Anxiety Disorders

The experience of fear and anxiety are common, typically temporary, and have survival value in that they motivate “flight-flight” responses to danger. Normal anxiety and anxiety disorders vary along a continuum, with the degree of distress and interference with daily life distinguishing between what is normal and adaptive and what is dysfunctional. For some people, anxiety can become so problematic that they can be said to have an anxiety disorder. Disorders of this type are among the most common mental health problems, and a large proportion of health resources are spent on dealing with anxiety and its associated problems.

The most common diagnostic system in use are the Diagnostic and Statistical Manual of Mental Disorders of the American Psychiatric Association and the International Classification of Diseases of the World Health Organization. In determining whether a problem warrants a formal diagnosis as an anxiety disorder, the clinician using these systems will consider the specific symptoms, the duration of the problem, the interference caused by the problem, and whether the anxiety can be better explained by another problem such as drug abuse or a medical condition. The DSM-IV discriminates between anxiety disorders that typically begin in childhood or adolescence and those usually diagnosed in adulthood. However, children can be diagnosed with any of the adult categories, and only one disorder is specific to children and adolescents: separation anxiety disorder. This disorder results from undue anxiety regarding separation from significant figures in the child’s life. The child’s reaction to such separation is beyond that expected for his or her development level.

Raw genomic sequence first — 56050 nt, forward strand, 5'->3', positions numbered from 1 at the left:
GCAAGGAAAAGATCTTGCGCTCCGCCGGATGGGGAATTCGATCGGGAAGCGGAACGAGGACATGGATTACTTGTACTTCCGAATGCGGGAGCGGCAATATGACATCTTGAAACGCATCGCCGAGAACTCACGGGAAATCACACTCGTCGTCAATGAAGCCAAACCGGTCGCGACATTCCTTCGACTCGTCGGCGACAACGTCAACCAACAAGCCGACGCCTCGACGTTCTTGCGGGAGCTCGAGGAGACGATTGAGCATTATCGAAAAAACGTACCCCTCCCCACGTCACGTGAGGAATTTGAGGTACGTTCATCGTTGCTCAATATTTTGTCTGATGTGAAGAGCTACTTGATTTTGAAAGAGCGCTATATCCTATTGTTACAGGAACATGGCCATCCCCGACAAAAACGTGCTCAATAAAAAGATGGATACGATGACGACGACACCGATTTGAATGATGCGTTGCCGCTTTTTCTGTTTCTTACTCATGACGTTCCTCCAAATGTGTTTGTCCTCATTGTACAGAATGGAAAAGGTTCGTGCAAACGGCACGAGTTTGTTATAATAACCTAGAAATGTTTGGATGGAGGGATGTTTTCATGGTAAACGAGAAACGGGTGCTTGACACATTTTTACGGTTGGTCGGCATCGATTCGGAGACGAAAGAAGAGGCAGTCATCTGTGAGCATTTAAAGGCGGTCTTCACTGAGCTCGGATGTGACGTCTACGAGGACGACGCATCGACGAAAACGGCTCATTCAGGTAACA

This anxiety disorder of adulthood include: agoraphobia, panic disorder, specific phobias, social phobias, and generalized anxiety disorder. Agoraphobia is a morbid fear and avoidance of public places such as shopping centres and public transportation. Although the problem may be based on a previous experience of having suffered a panic attack in such places, panic is no longer a feature; a long standing pattern of avoidance is the primary manifestation. Panic disorder is the repeated experience of uncontrollable panic attacks not associated with specific phobic stimuli characterized by heard palpitations, sweating, breathing problems, nausea, and shaking, as well as thoughts of losing control, having a heart attack or stroke, and dying. Those individuals who exhibit panic disorder without agoraphobia show no secondary avoidance of particular places associated with the phobia avoid certain places because they fear the onset of a panic attack, which they associate with those places. Sufferers develop a sensitivity to internal arousal that signal the possibility of a panic attack. Thus, any signs of  bodily changes due to exertion, loss of breath, excitement, anger, and so on can come to elicit panic; often described as “fear of fear”. Specific or simple phobias result from specific stimuli. These phobias tend to parallel the fears people normally have throughout the life span, except the phobias lead to a greater degree of fear and significant impairment. The most common stimuli for specific phobias include medical procedures, needles, blood , injury, heights, water, small spaces such as elevators, insects, and animals. Social phobia results from the morbid anxiety associated with being scrutinized by others. Sufferers show high levels of self consciousness and exaggerate other people’s negative reaction to them  on the basis of their own state of anxiety, Thus, sufferers find it difficult to attend social gatherings and perform tasks in front of people, which often makes them unable lead normal social and work lives. Generalized anxiety disorder involves undue anxiety or worry about a range of areas that may include well-being  of family members, self-consciousness, future or past events, performance and competence. The worry is experienced as uncontrollable and is therefore ineffective as the worry is a narrowing of attentional focus that screens out all non-worry related events. Others argue that the worry may function to protect the worrier from other more distressing forms of cognitive activity, such as mental images of scenes that elicit unpleasant emotional states.